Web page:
The first evidence of a Sri Lankan coming to Bodh Gaya is an inscription by a monk named Bodhiraksita written in the 1st century BCE. This inscription is incidentally, also the earliest evidence of any pilgrim from outside India coming to Bodh Gaya. According to the Rasavahini a monk named Culla Tissa and a group of lay pilgrims made their way Bodh Gaya in about 100 BCE. King Silakala of Sri Lanka (518 -531) spent his youth as a novice in one of Bodh Gaya’s monasteries. The last Sri Lankan we know of to have visited Bodh Gaya until modern times came in the second half of the 15th century. This monk, named Dharmadivakara, went to Bodh Gaya and then decided to go on from there to Wu Tai Shan in China. While at the sacred mountain he met some Tibetans who invited him to their country where he travelled and taught widely. However, the strain of several long years of travel, the strange food and the cold climate all proved too much for poor Dharmadivakara for we read that on his way back to Sri Lanka he disrobed in Nepal and later died in India. But Sri Lankans were not just enthusiastic about going to Bodh Gaya on pilgrimage, they also did much to make it a vibrant and thriving centre of Buddhism. When, during the first half of the 4th century CE, the younger brother of King Meghavana (304-332) went on pilgrimage to India he found it difficult to get proper accommodation. On his return to Sri Lanka he mentioned this to his brother the king who decided to ask the Indian ruler for permission to build pilgrims’ rests at all the holy places. Permission was given to build one such establishment and thus the great Mahabodhi Monastery came to be built at Bodh Gaya on the north side of the Temple compound. An inscribed copper plaque above the door of this monastery announced that hospitality was to be given to everyone who came. It read, “To help all without distinction is the highest teaching of all the Buddhas”. In later centuries the Mahabodhi Monastery grew into a great monastic university on a par with Nalanda and Vikramasila and became the premier centre for the study of Theravada Buddhism in India. Buddhaghosa wrote both the Atthasalani and the now lost Nanodaya at this monastery before going to Sri Lanka. Other famous names associated with it include the Chinese monks Chin-hung and Hsuan-chao, the south Indian monk Dharmapala, author of the Madyamakacatuhsatika, and the Kashmiri Tantric siddha Ratnavajra. Tsami Lotsawa Sangye Trak is described in one ancient book as “the only Tibetan ever to hold the chair at Vajrasana” suggesting that he was a professor at the university. The last Therevadin monk whose name is mentioned in connection with the Mahabodhi Monastery is the Sri Lankan pundit Anandasri who subsequently lived and taught in Tibet. He is eulogised in one Tibetan book as “…foremost amongst the many thousands in the sangha of the island of Simhala, a disciple of Dipankara, residing at Vajrasana, a great scholar… skilled in two languages, one who seeks the benefit of the sangha, the excellent one”. As Anandasri was translating Pali text in the Land of Snows at the very beginning of the 14th century, it is likely that he was teaching at Bodh Gaya at least up to the end of the 13th century, proof that the university still functioned at that time.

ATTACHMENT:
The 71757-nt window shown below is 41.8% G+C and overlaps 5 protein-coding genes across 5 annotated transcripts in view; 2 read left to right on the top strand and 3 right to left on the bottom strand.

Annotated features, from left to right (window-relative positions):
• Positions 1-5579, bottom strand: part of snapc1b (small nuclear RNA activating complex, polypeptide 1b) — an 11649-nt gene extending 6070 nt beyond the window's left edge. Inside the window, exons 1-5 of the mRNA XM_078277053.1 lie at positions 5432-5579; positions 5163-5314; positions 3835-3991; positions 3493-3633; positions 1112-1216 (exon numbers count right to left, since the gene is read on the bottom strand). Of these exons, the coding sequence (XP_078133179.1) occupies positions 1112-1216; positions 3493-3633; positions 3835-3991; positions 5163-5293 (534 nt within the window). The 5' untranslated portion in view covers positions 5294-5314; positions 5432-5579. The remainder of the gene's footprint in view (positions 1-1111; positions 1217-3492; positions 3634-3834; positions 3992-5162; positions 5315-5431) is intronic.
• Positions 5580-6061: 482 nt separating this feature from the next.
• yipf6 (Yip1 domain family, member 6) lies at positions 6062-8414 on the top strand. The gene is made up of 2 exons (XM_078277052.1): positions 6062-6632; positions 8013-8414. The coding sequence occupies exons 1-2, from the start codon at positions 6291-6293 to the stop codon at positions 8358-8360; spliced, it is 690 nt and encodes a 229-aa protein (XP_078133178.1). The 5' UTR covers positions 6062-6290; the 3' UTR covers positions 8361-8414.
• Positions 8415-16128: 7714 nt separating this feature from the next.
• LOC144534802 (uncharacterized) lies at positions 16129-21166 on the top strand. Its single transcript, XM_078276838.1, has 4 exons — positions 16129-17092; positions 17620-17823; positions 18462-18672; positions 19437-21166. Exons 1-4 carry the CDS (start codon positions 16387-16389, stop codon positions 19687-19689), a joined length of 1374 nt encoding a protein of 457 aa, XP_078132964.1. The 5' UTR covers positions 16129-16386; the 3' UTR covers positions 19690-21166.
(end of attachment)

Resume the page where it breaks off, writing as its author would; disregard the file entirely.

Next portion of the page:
Sri Lankans were also ready to help when the Temple needed repairs. A Tibetan work, the Mkhas-pa’i dga-ston, mentions a Tibetan yogi named Ugyen Sangge who, during one of his frequent trips to India, made contact with the king of Sri Lanka and repaired the Mahabodhi Temple with his help. This is said to have happened around the year 1286. The Mkhas-pa’i dga-ston also says that while the work was being done Ugyen Sangge stayed to the north of the Temple with 500 other yogis. This must be a reference to the Mahabodhi Monastery and its inmates and we cannot doubt that it was they who put Ugyen Sangge into contact with the Sri Lankan king in the first place and that they had a major role in the repairs. Given the Sri Lankan Buddhists’ deep regard for Bodh Gaya it is not surprising that it was yet again a Sri Lankan, Anagarika Dharmapala, who began the struggle to restore the Temple in 1893 and who build the first modern pilgrims’ rest at Bodh Gaya. Like the Sri Lankans the Burmese have long been coming to Bodh Gaya and on at least four occasions have renovated or repaired the Temple. In 1100 King Kyanzittha ” got together jewels of diverse kind and sent them in a ship with intent to build up the holy temple of Vajrasana, the great temple built by Asoka, which had fallen utter ruin. His Majesty proceeded to build it anew, making it finer than ever before” Three centuries later in 1471 King Dhammacetiya got “monks endowed with study and practice to embark at Bassein together with skilled masons, painters and builders, much treasure, royal letters written on gold under the authority of his seal and ambassadors of greater and lesser rank” and sent them to repair the Temple once again and to make offerings under the Bodhi Tree.